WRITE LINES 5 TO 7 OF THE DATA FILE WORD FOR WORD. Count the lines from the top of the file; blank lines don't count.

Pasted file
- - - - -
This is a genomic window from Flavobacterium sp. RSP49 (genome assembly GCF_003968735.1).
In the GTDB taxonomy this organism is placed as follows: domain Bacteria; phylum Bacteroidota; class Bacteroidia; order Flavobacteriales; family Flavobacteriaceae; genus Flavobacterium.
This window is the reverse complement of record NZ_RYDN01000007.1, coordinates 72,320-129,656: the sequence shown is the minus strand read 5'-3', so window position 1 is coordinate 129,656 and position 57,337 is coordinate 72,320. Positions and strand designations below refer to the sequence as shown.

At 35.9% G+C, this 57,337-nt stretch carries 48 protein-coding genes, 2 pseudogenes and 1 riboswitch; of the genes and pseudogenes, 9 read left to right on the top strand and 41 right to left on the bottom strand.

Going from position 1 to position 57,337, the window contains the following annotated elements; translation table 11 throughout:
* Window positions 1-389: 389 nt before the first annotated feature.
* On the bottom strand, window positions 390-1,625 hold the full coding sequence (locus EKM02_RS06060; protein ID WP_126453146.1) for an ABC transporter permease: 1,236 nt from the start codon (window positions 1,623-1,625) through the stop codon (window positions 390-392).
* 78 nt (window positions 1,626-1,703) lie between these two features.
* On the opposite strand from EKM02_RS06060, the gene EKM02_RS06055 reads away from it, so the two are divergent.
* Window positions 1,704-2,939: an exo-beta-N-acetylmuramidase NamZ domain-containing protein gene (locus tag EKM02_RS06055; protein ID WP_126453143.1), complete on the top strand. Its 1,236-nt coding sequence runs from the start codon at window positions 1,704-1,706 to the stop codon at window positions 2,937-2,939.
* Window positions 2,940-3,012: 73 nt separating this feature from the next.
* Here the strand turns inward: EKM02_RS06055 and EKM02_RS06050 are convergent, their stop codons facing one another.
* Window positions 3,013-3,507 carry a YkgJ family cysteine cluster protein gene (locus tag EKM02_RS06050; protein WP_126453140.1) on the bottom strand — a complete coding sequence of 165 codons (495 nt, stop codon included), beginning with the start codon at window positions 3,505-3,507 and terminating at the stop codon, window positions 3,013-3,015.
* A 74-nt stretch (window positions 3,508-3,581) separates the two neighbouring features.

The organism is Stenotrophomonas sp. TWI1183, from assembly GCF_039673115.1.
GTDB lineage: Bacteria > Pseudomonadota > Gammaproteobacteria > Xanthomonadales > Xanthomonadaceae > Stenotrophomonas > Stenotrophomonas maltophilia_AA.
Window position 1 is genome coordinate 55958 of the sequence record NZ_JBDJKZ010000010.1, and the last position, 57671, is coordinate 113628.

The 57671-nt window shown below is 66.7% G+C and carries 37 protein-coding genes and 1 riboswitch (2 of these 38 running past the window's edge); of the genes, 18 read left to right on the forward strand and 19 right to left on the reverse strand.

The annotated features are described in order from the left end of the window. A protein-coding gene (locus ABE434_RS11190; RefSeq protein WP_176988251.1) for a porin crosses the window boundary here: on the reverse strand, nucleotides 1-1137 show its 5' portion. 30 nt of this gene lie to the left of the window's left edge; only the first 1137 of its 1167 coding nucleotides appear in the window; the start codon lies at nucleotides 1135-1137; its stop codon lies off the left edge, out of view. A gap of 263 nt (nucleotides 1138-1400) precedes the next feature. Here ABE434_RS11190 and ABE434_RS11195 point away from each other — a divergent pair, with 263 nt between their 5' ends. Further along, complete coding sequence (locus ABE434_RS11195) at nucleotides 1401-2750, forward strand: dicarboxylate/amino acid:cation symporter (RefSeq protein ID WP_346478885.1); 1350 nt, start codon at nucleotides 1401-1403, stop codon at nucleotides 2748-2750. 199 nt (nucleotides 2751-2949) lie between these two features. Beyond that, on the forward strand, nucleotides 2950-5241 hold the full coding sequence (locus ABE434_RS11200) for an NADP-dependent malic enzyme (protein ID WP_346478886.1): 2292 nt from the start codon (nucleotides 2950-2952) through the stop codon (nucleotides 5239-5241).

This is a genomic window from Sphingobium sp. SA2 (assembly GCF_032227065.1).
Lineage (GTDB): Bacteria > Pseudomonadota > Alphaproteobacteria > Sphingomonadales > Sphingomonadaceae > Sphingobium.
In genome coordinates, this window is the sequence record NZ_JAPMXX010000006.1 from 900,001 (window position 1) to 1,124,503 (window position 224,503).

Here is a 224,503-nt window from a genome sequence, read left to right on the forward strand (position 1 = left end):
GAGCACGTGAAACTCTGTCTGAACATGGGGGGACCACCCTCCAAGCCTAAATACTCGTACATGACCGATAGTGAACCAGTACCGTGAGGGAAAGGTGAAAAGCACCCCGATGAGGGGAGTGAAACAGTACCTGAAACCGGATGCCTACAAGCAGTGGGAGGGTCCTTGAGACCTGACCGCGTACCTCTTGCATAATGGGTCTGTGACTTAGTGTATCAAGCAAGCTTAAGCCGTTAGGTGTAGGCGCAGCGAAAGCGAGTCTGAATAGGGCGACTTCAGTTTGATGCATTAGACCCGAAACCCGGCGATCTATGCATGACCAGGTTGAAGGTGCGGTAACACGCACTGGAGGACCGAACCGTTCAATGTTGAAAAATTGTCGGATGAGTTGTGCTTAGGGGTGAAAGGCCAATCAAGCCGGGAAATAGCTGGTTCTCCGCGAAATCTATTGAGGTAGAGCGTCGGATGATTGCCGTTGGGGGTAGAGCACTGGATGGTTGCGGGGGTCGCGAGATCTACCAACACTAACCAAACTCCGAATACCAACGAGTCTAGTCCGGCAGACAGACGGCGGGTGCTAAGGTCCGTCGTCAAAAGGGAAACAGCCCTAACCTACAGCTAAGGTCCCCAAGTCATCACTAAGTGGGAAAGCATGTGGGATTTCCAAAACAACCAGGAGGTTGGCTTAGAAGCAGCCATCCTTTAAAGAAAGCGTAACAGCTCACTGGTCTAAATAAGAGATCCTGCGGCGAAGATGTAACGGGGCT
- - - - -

Going from position 1 to position 57,337, the window contains the following annotated elements; translation table 11 throughout:
* Window positions 1-389: 389 nt before the first annotated feature.
* On the bottom strand, window positions 390-1,625 hold the full coding sequence (locus EKM02_RS06060; protein ID WP_126453146.1) for an ABC transporter permease: 1,236 nt from the start codon (window positions 1,623-1,625) through the stop codon (window positions 390-392).